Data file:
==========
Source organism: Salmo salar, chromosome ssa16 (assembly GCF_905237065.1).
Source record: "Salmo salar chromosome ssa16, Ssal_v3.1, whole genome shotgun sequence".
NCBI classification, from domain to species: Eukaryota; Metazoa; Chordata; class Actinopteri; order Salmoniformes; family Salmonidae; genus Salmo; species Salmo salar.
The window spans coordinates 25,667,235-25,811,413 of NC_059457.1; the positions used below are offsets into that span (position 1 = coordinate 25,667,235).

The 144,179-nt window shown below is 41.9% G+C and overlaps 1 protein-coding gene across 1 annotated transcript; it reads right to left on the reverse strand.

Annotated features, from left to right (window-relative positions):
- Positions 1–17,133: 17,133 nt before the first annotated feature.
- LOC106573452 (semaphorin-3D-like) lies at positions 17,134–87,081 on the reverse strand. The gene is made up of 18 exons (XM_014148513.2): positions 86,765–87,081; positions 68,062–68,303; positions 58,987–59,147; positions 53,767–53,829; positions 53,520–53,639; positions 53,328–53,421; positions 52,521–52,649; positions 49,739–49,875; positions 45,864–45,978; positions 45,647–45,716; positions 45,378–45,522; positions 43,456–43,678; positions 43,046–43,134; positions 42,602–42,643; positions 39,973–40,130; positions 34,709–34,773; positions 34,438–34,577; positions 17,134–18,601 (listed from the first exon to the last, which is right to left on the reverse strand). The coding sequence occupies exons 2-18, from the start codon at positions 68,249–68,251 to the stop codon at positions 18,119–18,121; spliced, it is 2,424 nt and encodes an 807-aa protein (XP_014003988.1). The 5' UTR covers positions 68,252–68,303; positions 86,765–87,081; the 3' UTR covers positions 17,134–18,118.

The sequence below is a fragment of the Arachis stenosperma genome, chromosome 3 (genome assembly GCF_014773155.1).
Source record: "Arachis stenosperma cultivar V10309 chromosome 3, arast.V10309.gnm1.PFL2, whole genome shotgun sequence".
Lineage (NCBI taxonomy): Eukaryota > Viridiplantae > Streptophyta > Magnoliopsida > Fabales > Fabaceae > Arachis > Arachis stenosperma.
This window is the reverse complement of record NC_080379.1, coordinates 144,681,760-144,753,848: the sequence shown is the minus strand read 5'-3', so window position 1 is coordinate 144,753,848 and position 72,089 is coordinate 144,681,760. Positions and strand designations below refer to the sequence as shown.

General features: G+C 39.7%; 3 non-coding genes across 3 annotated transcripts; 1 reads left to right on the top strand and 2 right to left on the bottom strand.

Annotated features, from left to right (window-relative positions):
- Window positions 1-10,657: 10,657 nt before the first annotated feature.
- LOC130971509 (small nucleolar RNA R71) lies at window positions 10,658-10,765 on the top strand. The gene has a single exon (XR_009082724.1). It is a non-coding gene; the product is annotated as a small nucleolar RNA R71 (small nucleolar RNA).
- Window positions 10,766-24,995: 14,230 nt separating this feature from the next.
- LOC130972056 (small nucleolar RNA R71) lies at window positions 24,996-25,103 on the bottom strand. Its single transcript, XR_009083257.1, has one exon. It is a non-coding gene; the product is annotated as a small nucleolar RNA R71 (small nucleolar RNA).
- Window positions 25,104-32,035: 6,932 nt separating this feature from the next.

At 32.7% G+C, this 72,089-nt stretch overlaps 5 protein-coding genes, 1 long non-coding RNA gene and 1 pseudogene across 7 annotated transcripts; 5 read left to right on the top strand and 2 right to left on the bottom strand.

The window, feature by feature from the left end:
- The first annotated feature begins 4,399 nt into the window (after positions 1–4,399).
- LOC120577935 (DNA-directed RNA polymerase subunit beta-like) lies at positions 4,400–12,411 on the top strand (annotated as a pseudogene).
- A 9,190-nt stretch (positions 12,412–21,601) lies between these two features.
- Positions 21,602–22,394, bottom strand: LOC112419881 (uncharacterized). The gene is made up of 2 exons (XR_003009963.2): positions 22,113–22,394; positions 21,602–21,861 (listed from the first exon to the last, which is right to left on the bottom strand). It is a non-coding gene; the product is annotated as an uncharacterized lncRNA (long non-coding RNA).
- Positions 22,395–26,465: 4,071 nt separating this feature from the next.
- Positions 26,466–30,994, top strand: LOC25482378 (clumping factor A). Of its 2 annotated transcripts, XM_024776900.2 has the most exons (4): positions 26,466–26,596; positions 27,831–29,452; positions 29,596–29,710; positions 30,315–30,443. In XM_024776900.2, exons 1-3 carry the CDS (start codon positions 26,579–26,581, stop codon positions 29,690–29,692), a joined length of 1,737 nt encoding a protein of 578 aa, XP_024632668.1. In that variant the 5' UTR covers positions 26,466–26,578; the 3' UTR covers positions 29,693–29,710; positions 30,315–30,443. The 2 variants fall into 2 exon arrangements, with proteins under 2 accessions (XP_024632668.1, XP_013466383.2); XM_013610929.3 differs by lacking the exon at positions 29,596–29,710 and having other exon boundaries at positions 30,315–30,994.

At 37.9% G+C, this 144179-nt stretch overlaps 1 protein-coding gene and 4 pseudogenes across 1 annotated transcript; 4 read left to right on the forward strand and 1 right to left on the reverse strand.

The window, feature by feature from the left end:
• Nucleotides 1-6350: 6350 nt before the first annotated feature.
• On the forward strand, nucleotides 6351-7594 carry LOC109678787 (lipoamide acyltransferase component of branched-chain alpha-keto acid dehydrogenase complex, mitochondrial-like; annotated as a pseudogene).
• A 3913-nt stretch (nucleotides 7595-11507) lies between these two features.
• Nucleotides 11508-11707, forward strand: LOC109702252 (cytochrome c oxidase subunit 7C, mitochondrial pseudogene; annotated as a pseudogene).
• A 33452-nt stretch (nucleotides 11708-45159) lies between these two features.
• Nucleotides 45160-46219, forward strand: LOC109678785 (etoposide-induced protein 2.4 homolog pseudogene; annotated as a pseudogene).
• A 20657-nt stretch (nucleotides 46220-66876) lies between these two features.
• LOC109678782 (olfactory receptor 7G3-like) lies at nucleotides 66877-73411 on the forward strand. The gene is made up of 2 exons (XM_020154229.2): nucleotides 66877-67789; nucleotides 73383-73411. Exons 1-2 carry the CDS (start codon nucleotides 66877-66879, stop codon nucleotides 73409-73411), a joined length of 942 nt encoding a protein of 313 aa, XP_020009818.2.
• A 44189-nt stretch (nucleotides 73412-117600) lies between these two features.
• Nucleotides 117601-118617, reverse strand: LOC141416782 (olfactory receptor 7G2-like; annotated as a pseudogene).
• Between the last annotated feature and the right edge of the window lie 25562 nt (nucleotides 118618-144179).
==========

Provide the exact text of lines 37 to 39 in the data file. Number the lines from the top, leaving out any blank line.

• LOC109678782 (olfactory receptor 7G3-like) lies at nucleotides 66877-73411 on the forward strand. The gene is made up of 2 exons (XM_020154229.2): nucleotides 66877-67789; nucleotides 73383-73411. Exons 1-2 carry the CDS (start codon nucleotides 66877-66879, stop codon nucleotides 73409-73411), a joined length of 942 nt encoding a protein of 313 aa, XP_020009818.2.
• A 44189-nt stretch (nucleotides 73412-117600) lies between these two features.
• Nucleotides 117601-118617, reverse strand: LOC141416782 (olfactory receptor 7G2-like; annotated as a pseudogene).